Another film based on a true story, this sees George Clooney, Matt Damon, John Goodman and others as somewhat past-it art experts at the end of World War 2 flying out to Europe to try to rescue whatever art they can before the Nazis steal it or destroy it - or the Allies bomb the hell out of it. That's the first half-hour anyway, but we gave up after that because pretty much nothing much happens. There's no good dialogue, the direction is limp, there's no action, no scenes of note: there's more excitement in a Pathé newsreel.

After the jump, a round-up of the regulars, with reviews of 24, Continuum, Enlisted, Halt and Catch Fire, Old School, Penny Dreadful, Suits and Undateable.

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June 6, 2014

What have you been watching? Including The Night Shift, Godzilla, Penny Dreadful, Enlisted and Silicon Valley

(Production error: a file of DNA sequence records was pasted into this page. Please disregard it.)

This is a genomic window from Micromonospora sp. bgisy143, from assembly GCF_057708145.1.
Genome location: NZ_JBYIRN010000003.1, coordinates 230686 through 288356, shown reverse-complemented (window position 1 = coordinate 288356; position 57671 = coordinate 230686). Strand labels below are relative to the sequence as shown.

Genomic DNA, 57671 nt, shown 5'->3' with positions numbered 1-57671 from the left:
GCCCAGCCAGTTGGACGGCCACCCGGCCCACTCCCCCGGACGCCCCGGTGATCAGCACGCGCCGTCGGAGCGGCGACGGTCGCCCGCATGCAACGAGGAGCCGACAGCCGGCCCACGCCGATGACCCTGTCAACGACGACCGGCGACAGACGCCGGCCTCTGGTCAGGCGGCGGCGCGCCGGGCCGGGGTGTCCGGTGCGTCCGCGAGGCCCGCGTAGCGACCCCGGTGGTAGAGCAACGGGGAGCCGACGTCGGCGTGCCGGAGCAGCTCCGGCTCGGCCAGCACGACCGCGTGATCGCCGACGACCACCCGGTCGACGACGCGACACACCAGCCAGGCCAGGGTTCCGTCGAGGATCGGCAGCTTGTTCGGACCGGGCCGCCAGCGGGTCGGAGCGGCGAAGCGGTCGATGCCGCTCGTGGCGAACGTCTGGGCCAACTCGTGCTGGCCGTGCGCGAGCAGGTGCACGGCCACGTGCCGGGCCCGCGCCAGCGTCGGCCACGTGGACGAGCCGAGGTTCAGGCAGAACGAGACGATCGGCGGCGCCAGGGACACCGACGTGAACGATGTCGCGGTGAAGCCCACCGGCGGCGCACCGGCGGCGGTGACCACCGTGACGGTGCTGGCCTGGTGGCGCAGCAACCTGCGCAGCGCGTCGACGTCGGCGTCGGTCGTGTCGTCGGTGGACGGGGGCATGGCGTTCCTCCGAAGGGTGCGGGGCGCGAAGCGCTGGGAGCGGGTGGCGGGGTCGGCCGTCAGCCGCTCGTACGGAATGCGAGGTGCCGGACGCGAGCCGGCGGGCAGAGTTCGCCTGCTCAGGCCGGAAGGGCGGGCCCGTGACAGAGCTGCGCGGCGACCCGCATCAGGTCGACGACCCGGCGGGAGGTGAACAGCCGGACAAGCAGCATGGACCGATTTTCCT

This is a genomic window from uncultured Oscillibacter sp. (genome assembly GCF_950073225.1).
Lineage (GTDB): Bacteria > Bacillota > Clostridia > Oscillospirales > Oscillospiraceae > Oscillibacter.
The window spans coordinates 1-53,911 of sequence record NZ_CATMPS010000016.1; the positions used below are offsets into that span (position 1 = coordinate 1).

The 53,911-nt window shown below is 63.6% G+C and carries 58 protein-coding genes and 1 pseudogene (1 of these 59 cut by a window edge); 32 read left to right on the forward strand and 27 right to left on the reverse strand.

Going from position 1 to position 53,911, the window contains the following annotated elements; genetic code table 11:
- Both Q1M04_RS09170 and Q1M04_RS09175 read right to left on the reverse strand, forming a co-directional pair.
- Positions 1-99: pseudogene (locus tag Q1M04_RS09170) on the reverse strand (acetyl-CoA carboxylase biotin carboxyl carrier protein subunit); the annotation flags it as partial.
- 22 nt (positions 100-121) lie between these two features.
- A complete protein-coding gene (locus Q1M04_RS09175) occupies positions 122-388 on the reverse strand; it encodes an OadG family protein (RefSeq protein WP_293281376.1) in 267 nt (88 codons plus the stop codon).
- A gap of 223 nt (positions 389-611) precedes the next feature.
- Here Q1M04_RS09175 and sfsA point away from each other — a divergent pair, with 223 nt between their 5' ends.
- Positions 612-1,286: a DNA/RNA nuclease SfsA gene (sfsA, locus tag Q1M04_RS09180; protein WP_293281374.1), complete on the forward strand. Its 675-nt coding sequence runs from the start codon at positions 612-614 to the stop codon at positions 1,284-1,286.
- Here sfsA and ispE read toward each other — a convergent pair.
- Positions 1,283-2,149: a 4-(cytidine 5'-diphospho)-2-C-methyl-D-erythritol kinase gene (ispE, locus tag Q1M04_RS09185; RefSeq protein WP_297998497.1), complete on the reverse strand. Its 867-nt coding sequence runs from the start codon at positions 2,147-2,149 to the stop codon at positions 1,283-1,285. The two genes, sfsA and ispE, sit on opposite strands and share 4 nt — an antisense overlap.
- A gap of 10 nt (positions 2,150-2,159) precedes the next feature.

Posted on June 6, 2014 | comments | Bookmark and Share

It's "What have you been watching?", my chance to tell you what movies and TV I’ve been watching recently that I haven't already reviewed and your chance to recommend things to everyone else (and me) in case I've missed them.

The usual "TMINE recommends" page features links to reviews of all the shows I've ever recommended, and there's also the Reviews A-Z, for when you want to check more or less anything I've reviewed ever. And if you want to know when any of these shows are on in your area, there's Locate TV – they’ll even email you a weekly schedule.